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Adoption and learning across hospitals: The case of a revenue-generating practice

Adam Sacarny

Journal of Health Economics, 2018, vol. 60, issue C, 142-164

Abstract: Performance-raising practices tend to diffuse slowly in the health care sector. To understand how incentives drive adoption, I study a practice that generates revenue for hospitals: submitting detailed documentation about patients. After a 2008 reform, hospitals could raise their Medicare revenue over 2% by always specifying a patient's type of heart failure. Hospitals only captured around half of this revenue, indicating that large frictions impeded takeup. Exploiting the fact that many doctors practice at multiple hospitals, I find that four-fifths of the dispersion in adoption reflects differences in the ability of hospitals to extract documentation from physicians. A hospital's adoption of coding is robustly correlated with its heart attack survival rate and its use of inexpensive survival-raising care. Hospital–physician integration and electronic medical records are also associated with adoption. These findings highlight the potential for institution-level frictions, including agency conflicts, to explain variations in health care performance across providers.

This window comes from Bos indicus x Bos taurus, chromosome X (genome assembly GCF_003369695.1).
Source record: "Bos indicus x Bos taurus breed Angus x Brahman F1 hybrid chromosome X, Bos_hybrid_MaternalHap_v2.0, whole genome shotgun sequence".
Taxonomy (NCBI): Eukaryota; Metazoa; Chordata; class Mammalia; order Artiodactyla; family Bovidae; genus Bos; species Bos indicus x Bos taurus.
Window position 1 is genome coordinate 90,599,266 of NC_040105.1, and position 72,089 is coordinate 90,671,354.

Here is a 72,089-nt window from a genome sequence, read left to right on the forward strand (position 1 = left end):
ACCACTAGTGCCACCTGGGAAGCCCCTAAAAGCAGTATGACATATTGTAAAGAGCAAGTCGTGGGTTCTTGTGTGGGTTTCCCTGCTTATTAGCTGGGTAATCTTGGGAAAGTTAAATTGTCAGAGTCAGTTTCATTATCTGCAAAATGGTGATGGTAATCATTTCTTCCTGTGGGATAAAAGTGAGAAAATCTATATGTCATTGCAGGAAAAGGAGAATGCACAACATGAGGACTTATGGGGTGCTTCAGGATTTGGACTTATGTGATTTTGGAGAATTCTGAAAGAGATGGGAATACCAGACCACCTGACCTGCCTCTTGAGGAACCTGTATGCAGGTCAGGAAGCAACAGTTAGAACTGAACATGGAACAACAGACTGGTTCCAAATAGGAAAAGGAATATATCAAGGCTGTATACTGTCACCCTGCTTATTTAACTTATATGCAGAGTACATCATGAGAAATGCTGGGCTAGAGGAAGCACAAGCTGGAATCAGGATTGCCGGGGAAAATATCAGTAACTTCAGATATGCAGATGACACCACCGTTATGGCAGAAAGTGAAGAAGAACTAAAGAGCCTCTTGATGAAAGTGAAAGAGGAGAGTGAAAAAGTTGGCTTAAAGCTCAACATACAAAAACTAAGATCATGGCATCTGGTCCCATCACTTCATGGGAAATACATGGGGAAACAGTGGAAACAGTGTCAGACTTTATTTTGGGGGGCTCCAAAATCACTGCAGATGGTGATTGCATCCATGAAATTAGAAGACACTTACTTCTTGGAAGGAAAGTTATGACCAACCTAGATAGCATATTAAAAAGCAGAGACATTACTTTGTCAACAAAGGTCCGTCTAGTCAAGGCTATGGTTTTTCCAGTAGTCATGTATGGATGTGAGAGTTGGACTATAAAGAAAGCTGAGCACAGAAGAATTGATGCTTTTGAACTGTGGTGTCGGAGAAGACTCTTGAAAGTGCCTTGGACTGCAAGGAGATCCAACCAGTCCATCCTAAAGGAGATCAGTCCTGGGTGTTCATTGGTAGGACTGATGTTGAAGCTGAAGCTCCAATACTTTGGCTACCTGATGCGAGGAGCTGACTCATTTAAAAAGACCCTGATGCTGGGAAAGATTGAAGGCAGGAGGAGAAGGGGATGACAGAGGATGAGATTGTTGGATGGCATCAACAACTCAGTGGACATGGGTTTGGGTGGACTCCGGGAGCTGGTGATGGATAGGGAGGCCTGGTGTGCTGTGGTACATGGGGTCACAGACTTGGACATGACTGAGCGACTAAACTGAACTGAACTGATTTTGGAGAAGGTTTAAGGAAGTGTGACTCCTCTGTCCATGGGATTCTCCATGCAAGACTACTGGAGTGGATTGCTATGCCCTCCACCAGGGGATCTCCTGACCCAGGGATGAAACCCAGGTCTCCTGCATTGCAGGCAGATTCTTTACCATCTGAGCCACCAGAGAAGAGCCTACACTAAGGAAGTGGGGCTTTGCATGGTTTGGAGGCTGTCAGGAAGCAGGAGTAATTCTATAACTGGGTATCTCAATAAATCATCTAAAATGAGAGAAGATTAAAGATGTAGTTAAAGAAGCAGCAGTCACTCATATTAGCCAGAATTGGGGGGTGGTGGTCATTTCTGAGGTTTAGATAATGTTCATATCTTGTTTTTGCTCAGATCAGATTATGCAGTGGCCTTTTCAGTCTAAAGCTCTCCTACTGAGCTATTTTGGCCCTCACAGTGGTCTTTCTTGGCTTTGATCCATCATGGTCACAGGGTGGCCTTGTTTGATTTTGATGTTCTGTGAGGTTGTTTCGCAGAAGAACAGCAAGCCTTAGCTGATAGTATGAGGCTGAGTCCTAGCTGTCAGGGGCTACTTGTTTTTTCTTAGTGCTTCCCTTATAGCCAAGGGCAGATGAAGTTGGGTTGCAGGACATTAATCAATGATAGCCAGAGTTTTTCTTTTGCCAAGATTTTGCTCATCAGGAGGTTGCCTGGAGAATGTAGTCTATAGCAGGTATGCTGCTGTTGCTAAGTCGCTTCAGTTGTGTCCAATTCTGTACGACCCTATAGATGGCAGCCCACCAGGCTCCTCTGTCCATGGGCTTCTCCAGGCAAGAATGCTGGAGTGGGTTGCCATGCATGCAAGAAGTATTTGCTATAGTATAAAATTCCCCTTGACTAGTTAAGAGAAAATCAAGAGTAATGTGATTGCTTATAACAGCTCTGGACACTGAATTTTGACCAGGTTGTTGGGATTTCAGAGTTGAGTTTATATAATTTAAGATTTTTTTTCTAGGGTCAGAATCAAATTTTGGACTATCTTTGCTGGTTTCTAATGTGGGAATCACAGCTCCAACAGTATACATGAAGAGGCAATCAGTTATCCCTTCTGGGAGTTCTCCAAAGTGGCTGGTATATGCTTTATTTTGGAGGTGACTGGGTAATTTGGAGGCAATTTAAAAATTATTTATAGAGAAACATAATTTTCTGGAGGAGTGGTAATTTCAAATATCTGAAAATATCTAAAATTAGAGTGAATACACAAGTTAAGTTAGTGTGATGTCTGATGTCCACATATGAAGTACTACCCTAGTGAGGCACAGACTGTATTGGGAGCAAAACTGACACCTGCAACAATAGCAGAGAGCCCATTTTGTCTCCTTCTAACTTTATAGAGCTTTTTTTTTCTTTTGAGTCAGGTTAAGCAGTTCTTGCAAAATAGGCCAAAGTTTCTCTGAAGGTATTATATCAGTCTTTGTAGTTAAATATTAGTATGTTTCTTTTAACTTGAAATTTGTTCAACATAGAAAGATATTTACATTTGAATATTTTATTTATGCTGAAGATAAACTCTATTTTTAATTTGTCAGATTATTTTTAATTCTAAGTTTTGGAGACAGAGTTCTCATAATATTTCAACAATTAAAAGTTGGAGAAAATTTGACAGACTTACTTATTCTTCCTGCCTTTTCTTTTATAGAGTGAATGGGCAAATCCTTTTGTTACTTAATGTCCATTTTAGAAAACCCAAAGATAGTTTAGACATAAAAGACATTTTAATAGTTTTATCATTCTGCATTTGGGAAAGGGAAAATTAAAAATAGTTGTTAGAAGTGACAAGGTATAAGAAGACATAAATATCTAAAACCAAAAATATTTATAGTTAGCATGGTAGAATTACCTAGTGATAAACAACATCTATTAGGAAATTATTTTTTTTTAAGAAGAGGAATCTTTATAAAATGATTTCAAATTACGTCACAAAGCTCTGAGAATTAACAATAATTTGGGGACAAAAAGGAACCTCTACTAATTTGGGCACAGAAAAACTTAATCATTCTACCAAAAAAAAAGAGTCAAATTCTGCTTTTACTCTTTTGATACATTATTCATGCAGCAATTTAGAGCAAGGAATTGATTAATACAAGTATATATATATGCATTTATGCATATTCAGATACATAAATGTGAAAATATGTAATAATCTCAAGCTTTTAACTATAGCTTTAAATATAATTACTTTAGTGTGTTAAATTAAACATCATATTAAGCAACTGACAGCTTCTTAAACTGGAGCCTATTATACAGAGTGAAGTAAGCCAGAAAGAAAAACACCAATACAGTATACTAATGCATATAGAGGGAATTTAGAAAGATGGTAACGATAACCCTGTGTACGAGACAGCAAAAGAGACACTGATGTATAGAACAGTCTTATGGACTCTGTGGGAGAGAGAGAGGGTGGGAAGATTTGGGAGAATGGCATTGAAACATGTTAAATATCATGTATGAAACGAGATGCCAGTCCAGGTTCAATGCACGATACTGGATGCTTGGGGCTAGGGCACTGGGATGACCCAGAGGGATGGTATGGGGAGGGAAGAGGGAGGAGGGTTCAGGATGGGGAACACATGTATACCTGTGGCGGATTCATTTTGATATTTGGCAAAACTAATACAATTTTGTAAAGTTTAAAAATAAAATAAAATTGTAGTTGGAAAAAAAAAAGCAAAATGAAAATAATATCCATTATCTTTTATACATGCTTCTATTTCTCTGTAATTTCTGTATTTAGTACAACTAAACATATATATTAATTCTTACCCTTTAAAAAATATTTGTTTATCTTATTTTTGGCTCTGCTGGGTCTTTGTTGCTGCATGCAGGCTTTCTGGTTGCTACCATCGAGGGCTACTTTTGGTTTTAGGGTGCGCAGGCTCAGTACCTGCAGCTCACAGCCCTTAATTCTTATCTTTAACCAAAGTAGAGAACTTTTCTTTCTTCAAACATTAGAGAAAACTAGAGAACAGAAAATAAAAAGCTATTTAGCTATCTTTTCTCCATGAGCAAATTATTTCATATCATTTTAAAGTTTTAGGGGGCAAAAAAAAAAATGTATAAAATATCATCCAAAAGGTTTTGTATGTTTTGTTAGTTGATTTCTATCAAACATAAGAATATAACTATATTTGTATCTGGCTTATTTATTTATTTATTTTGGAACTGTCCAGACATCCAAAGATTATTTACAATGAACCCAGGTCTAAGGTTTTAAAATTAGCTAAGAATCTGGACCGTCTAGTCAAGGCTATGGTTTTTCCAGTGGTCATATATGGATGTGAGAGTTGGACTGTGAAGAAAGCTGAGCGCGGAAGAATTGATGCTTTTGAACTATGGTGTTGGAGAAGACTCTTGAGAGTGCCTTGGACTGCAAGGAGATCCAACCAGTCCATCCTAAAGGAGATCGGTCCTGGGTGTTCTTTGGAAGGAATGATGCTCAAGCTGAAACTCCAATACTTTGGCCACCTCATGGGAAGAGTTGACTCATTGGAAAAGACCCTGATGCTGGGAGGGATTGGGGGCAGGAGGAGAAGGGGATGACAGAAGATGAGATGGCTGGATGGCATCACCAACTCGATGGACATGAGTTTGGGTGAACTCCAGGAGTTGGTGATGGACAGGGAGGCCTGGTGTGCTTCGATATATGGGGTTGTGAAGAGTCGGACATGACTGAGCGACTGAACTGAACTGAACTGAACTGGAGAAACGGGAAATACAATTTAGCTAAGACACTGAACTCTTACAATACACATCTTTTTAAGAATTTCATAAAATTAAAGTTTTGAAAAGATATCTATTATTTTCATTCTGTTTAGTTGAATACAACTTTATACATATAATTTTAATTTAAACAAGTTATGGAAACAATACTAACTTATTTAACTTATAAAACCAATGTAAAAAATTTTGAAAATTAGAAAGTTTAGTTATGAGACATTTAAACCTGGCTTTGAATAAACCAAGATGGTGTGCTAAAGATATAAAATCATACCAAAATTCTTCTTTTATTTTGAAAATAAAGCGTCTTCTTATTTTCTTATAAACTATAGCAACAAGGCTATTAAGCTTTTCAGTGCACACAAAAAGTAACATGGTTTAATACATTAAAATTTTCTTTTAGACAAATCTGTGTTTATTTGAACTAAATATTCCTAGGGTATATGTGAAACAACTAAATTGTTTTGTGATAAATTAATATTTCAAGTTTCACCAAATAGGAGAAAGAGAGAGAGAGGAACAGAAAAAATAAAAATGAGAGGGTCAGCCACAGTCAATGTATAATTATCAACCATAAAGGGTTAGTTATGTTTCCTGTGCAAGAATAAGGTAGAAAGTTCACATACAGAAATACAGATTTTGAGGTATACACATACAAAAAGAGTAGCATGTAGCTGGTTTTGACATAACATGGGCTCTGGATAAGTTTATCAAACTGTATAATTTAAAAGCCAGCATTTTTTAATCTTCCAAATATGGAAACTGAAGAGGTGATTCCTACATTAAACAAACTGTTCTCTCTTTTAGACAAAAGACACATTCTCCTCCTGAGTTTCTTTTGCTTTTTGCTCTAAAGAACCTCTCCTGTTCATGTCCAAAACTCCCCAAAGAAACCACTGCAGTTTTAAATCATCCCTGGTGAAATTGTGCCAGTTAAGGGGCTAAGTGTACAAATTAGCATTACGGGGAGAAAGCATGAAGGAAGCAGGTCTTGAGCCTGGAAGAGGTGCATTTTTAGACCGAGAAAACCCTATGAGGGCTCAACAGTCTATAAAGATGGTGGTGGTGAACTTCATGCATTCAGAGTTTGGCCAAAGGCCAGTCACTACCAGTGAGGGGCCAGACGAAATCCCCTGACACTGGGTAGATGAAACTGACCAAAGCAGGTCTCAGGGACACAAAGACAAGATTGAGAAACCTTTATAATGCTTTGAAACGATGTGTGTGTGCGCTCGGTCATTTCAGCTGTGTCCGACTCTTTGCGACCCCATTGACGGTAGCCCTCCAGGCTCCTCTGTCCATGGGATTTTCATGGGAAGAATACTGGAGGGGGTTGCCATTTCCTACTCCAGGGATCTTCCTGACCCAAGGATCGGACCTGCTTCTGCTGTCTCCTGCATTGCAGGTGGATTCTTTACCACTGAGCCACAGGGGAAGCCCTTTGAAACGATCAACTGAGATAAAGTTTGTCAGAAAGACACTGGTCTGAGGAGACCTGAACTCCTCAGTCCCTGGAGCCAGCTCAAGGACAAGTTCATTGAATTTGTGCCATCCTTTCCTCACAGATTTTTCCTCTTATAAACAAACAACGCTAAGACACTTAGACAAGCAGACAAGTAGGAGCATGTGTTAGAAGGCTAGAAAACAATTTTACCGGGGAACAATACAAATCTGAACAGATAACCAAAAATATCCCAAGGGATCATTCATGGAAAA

Keywords: Hospitals; Healthcare; Technology adoption; Firm performance; Upcoding (search for similar items in EconPapers)
JEL-codes: D22 I1 O31 O33 L2 (search for similar items in EconPapers)
Date: 2018
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Journal of Health Economics is currently edited by J. P. Newhouse, A. J. Culyer, R. Frank, K. Claxton and T. McGuire

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